Spreadsheet Zen

Each year is a workbook of 12 monthly spreadsheets with columns and rows by category. That is how I account for my life. It does not escape me that what it orders most in my life matters least, money.

From time to time, a friend and I talk about the carryover on our credit card, having paid the monthly amount but not having quite enough to pay the entire balance. We might pay no interest but the sheet is not clean.

Yet, if I look beyond my current expenses, I project balances that do not exist. I cannot know next month so I confine myself to the columns and rows that I can complete. But this spreadsheet is not without its Zen.

Every month I mine my finances, drilling down to every penny, as I record each receipt. It’s not that time-consuming as I don’t have many receipts. There are advantages to being “almost poor.”

Not the least of which is letting go of living in lack. That in itself is quite a discovery, having enough, and exploring all that I might do with it. Working within my labels, and looking forward to it, something I used to dread.

It was not the actual labels of personal care or household supplies that confined. It was lack. Before I looked at what I had, I was sure the month would outlast me, as if it were a contest, which it never was. It was a spreadsheet of columns and rows, choices.

Sounds like spin, and it may be, but living in lack is wandering a wasteland with no way out. Life in an infinite loop. Everything is never enough.

When you realize nothing is lacking, the whole world belongs to you. 
Lao Tzu

I dive into each budget category, to its bottom dollar. It will always be 100 cents but shifted here or there, it becomes a receipt paid. It’s expanding the category, understanding that in some months the label of household supplies pays for personal care.

Rent remains rent even when it increases, like utilities, phone, and Internet. Bandwidth and a roof over my head are among the first paid. And then, food.

Life is not constrained by any label, and every time I try to make it fit, all I find is lack. It’s not the label, it’s my attachment to it. Best to roam the range of labels, keep my boundaries loose. That seems the Zen of it.

Being Lily

“Originally, the word power meant able to be.
In time, it was contracted to mean to be able.
We suffer the difference” (Mark Nepo, Book of Awakening).

In a world weary and wary of power, I doubt the distinction that comes from rearranging words—even contracting them—is noted when we  consider our power, inner or outer, globally or individually. Usually, we find power and ourselves lacking, somehow; “…the wish for more always issues from a sense of lack” (Nepo).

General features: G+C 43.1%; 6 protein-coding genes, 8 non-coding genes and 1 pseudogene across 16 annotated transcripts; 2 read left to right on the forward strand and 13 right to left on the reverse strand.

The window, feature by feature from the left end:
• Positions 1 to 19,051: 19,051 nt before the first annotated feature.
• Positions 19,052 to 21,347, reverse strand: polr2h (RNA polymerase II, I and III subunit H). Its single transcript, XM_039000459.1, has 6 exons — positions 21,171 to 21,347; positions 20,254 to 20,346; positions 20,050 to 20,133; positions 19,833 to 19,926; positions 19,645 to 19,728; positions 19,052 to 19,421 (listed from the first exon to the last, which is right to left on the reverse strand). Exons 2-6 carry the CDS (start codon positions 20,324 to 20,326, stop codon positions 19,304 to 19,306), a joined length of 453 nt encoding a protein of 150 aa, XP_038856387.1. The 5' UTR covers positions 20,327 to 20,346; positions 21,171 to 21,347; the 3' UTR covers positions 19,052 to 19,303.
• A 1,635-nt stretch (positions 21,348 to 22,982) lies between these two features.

Yet, there are times when lack results in abundance sans want and wishing. I think of Lily, a dog story of joy ever after because with Lily, lack is always more.

A white-muzzled, chocolate lab kind of canine, Lily found herself at a county animal shelter; she was too old to care for, she was too fat, her hips were bad. Lily lacked everything she needed to continue her life as it was so she began a new life, incrementally.

Second Chance Farms Inc. Photo

First, there was Underdog Foundation whose main operations are not in the area Lily lived nor is Underdog usually contacted about dogs like Lily. Underdog provides funds for various rescue operations but it is not involved in any physical rescue nor does it have its own facility so  Lily found her  funding but no place to be.

Yet, home was always near. Lily was in a county shelter that was part of the network of Second Chance Farms’ sanctuary. The sanctuary takes in older animals of almost all species, offering them forever home for the rest of their lives. Lily would live with dogs, cats, a tortoise, ducks, chickens, a horse named River, two goats, a donkey, and at that time, an opossum.

But with Lily, there was still more.

Second Chance Farms Inc. Photo

In under two weeks and entirely unexpectedly, Lily met and fell in love with her permanent foster parents who also care for cats, dogs and horses. At first, Lily slept a lot, as always, but her new life moved fast. With her human mom, Lily learned about her barn, her horses and having all around  romps in the barnyard grass. Her personality perked.

Lily was no longer quiet about life. Eagerly, she showed her humans that she could howl like a wolf, if needed, yet with a little eye contact, she was just as capable of carrying on a conversation, of sorts, with humans.  Lily being Lily, she ascended to alpha dog in her canine pack of three.

Second Chance Farms Inc. Photo

Lily’s family travels quite a bit. In particular, her humans are serious college football fans. In less than six months and in time for her first football season, Lily shed the weight that had been too much for her age and for her hips. She was on her way to a victorious season of football trips, especially the pre-game activities inside and outside the family RV.

When it came time for an extended family wedding, Lily attended, of course, and was included in the official wedding photos. In her first year of so many firsts, Lily’s world of canine and human contact is ever more. Lily no longer lacks for family, for care, for life in any way, a true alpha dog of her canine and human pack.

It’s the kind of story that takes us out of lack into what is best in all of us, canine or human. Lily, lacking all except her ability to be, created a chance for humans to prove they are able, always, to be more.

Christmas, 2011 (SCF photo)

And that is powerful.

Rhythm of ROW80 Sunday Scheduling:

This week, I begin a month-long workshop with Bob Mayer on Idea and Conflict. For the rest of this round of ROW80, I will work with the idea of my current manuscript so I may actually turn the story into a novel.

Daily, I write for at least 30 minutes, often longer, generating at least 1,000 words per day  for blog posts as well as some creative nonfiction.